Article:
} catch (Exception e) {
        e.printStackTrace();
    }
}

Step 12: We will code an onClickListener for the “close” button so we can close the connection to Bluetooth printer and save battery. Put the following code after the onClickListener of the “Send” button, inside onCreate() method.

// close bluetooth connection
closeButton.setOnClickListener(new View.OnClickListener() {
    public void onClick(View v) {
        try {
            closeBT();
        } catch (IOException ex) {
            ex.printStackTrace();
        }
    }
});

Step 13: closeBT() method in Step 12 will not work without the following code. Put it below the sendData() method code block.

// close the connection to bluetooth printer.
void closeBT() throws IOException {
    try {
        stopWorker = true;
        mmOutputStream.close();
        mmInputStream.close();
        mmSocket.close();
        myLabel.setText("Bluetooth Closed");
    } catch (Exception e) {
        e.printStackTrace();
    }
}

Step 14: Make sure the BLUETOOTH permission was added to your manifest file. It is located in manifests/AndroidManifest.xml, the code inside should look like the following.

<manifest xmlns:android="http://schemas.android.com/apk/res/android"
    package="com.example.bluetoothprinter"
    android:versionCode="1"
    android:versionName="1.0" >

    <uses-sdk
        android:minSdkVersion="8"
        android:targetSdkVersion="15" />

    <supports-screens android:anyDensity="true" />

    <uses-permission android:name="android.permission.BLUETOOTH" />

    <application
        android:icon="@drawable/ic_launcher"
        android:label="@string/app_name"
        android:theme="@style/AppTheme" >
        <activity
            android:name=".MainActivity"
            android:label="@string/title_activity_main" >
            <intent-filter>
                <action android:name="android.intent.action.MAIN" />

                <category android:name="android.intent.category.LAUNCHER" />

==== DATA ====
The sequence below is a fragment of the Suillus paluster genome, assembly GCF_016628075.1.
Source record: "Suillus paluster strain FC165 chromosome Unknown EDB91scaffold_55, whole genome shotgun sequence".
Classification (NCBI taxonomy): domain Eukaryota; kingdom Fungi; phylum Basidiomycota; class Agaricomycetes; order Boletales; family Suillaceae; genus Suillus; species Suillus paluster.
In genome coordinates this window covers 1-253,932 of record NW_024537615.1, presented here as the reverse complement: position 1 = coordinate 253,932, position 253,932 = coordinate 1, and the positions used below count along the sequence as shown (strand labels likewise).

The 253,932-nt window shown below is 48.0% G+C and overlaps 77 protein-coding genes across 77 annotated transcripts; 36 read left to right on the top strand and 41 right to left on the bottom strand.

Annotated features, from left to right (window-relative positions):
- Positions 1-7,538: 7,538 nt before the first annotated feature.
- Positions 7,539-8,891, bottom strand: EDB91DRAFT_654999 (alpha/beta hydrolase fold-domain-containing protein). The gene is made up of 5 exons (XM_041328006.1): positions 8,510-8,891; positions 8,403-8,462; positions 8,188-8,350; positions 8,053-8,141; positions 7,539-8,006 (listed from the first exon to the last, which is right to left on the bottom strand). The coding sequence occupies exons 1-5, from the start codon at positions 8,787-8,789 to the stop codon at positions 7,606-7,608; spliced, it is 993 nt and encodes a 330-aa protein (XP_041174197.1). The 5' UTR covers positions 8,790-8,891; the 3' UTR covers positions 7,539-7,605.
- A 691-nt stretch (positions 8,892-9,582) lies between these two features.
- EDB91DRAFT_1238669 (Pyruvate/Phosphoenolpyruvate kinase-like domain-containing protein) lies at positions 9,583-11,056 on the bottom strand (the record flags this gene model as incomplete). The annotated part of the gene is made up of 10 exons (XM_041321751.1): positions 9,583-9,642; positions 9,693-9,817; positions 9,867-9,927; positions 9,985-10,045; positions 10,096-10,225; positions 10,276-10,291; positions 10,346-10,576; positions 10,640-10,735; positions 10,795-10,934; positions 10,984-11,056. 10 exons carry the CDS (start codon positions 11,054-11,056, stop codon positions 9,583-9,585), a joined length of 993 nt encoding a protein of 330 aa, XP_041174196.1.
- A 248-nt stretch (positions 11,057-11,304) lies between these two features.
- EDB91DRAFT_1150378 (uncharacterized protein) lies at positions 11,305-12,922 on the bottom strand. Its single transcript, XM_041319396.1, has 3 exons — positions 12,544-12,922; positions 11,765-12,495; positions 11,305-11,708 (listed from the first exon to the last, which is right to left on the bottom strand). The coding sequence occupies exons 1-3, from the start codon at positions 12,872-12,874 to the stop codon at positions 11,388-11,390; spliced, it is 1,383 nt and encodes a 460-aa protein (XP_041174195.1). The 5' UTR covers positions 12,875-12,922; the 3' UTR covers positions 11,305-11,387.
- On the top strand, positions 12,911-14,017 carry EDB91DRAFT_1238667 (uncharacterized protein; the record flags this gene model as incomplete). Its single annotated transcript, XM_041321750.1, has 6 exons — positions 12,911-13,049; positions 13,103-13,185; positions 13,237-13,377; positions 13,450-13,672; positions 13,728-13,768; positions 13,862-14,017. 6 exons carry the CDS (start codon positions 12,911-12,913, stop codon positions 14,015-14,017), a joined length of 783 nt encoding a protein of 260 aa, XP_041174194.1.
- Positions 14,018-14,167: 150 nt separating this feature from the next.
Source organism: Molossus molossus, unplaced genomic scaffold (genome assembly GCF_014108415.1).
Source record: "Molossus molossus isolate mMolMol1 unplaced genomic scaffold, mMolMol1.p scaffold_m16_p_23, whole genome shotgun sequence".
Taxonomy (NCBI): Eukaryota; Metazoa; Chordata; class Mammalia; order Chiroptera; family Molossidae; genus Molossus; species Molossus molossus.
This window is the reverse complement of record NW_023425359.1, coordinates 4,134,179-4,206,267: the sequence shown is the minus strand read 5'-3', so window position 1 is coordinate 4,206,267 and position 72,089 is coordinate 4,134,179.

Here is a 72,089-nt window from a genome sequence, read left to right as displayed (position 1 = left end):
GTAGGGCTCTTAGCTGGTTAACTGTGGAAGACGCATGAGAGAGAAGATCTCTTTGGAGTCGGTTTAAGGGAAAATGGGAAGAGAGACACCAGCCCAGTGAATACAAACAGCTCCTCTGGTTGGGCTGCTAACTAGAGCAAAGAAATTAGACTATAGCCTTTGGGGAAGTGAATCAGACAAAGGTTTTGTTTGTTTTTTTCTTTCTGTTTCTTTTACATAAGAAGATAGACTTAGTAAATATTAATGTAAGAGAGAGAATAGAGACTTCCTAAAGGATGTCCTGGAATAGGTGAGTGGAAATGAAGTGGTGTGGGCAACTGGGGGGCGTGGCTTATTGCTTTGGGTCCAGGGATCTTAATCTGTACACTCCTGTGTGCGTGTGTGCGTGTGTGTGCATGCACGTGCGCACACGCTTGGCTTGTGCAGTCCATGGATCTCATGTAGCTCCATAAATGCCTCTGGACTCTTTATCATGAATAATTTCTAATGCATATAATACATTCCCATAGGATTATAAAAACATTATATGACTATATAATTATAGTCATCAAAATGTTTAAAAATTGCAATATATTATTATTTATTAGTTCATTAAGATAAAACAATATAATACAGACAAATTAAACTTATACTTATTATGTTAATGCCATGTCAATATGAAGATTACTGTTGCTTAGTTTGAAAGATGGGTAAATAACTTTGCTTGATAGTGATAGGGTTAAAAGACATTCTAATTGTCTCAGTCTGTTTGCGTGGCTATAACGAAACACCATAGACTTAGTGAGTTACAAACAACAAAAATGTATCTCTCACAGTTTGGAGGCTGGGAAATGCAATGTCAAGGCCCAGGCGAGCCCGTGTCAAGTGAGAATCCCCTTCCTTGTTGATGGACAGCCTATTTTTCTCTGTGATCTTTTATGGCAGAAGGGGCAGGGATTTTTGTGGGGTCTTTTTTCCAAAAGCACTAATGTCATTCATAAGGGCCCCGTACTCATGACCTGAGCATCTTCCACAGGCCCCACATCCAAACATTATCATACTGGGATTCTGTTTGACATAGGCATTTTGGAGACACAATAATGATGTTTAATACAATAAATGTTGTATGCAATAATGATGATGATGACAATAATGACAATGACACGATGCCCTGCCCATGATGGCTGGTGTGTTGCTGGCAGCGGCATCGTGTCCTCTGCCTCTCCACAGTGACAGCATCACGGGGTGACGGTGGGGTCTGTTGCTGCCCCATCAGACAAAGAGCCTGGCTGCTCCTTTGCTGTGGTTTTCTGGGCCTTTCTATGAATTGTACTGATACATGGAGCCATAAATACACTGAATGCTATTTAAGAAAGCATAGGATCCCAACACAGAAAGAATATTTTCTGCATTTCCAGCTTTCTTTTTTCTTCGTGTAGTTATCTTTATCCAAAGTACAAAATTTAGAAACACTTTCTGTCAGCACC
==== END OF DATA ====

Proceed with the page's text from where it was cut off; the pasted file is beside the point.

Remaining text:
</intent-filter>
        </activity>
    </application>

</manifest>

2.0 LEVEL 1 Source Code Output

Step 1: Click the “Open” button, the “Type here” text will change to “Bluetooth Opened”
Step 2: Type any text in the text box or EditText.
Step 3: Click the “Send” button, Bluetooth Printer device will print the text you typed in Step 2.
Step 4: Click the “Close” button to close Bluetooth connection and save battery.

Need to buy the same printer model we used above? I will give you the contact information of our supplier. Send an email to mike@codeofaninja.com with a subject “Bluetooth printer by codeofaninja.com”. I will reply with the contact information of our supplier.

3.0 LEVEL 2 Source Code Output

The LEVEL 2 source code can print small images. As you will see in the video, you can browse the image and then the Bluetooth printer will print it.

Need to buy the same printer model we used above? I will give you the contact information of our supplier. Send an email to mike@codeofaninja.com with a subject “Bluetooth printer by codeofaninja.com”. I will reply with the contact information of our supplier.

Please note that you have to pair your Android device (in your Bluetooth settings) and Bluetooth printer before running our source code.

4.0 Download Source Code

4.1 Downloading The Source Code

You can get the source code by following the source code above. But isn’t it more convenient if you can just download the complete source code we used, import it and play around it?

There’s a small fee in getting the complete source code, it is small compared to the value, skill upgrade, and career upgrade it can bring you, or income you can get from your android app project or business.

Download the source code by clicking the “Buy Now” button below. What will you get? The source codes and free code updates!

4.2 LEVEL 1 Source Code

LEVEL 1 is the complete source code of our tutorial above.

DOWNLOAD NOW

4.3 LEVEL 2 Source Code

Here’s the source code version where you can print images (see output video demo on section 3.0 above). The source code can let you browse an image and then print it in the Bluetooth printer.

Images must be small and less than 10KB in size only, anything more than that, the printing will fail.

DOWNLOAD NOW

4.4 Download ALL LEVELS Source Code

This means you will download LEVEL 1 and LEVEL 2 source codes above at a discounted price.

DOWNLOAD NOW

IMPORTANT NOTE: This code was only tested with the printer we specified above. It may not work with your kind of printer. We provide the code as is. Download it at your own risk.

Also, thanks to a code from project green giant for helping me figure out this Android Bluetooth printing code example.

android sqlite database crud tutorial with example app

Android SQLite Database CRUD Tutorial with Example Application

android-sqlite-database-crud-tutorial-min

This is a step by step android CRUD tutorial where we’ll create an Android application that demonstrates Android’s SQLite database capabilities.

Operations such as create, read, update and delete (CRUD) in Android is an essential skill every aspiring Android developer must have.

In this post, we will cover the following contents:

Read more